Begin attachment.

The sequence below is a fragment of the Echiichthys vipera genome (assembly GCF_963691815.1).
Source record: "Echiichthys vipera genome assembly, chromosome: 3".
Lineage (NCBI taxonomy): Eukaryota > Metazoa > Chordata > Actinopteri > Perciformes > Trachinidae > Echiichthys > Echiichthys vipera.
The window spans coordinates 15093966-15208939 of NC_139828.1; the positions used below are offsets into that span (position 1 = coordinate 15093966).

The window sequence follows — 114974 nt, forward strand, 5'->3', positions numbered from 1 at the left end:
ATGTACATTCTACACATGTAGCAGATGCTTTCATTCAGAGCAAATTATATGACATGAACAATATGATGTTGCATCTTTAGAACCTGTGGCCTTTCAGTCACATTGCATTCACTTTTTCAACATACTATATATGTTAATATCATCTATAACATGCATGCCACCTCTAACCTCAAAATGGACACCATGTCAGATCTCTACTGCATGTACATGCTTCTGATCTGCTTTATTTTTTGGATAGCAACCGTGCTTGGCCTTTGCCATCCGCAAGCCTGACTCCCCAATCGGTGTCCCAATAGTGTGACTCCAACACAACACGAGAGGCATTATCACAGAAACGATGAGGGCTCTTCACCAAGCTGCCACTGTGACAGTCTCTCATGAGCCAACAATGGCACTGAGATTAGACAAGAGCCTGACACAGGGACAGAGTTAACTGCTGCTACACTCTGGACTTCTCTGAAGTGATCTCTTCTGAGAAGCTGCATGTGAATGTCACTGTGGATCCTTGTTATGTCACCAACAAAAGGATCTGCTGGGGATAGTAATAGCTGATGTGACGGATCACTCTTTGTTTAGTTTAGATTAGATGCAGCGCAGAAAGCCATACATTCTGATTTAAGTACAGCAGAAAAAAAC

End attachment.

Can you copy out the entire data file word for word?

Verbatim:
The sequence below is a fragment of the Echiichthys vipera genome (assembly GCF_963691815.1).
Source record: "Echiichthys vipera genome assembly, chromosome: 3".
Lineage (NCBI taxonomy): Eukaryota > Metazoa > Chordata > Actinopteri > Perciformes > Trachinidae > Echiichthys > Echiichthys vipera.
The window spans coordinates 15093966-15208939 of NC_139828.1; the positions used below are offsets into that span (position 1 = coordinate 15093966).

The window sequence follows — 114974 nt, forward strand, 5'->3', positions numbered from 1 at the left end:
ATGTACATTCTACACATGTAGCAGATGCTTTCATTCAGAGCAAATTATATGACATGAACAATATGATGTTGCATCTTTAGAACCTGTGGCCTTTCAGTCACATTGCATTCACTTTTTCAACATACTATATATGTTAATATCATCTATAACATGCATGCCACCTCTAACCTCAAAATGGACACCATGTCAGATCTCTACTGCATGTACATGCTTCTGATCTGCTTTATTTTTTGGATAGCAACCGTGCTTGGCCTTTGCCATCCGCAAGCCTGACTCCCCAATCGGTGTCCCAATAGTGTGACTCCAACACAACACGAGAGGCATTATCACAGAAACGATGAGGGCTCTTCACCAAGCTGCCACTGTGACAGTCTCTCATGAGCCAACAATGGCACTGAGATTAGACAAGAGCCTGACACAGGGACAGAGTTAACTGCTGCTACACTCTGGACTTCTCTGAAGTGATCTCTTCTGAGAAGCTGCATGTGAATGTCACTGTGGATCCTTGTTATGTCACCAACAAAAGGATCTGCTGGGGATAGTAATAGCTGATGTGACGGATCACTCTTTGTTTAGTTTAGATTAGATGCAGCGCAGAAAGCCATACATTCTGATTTAAGTACAGCAGAAAAAAAC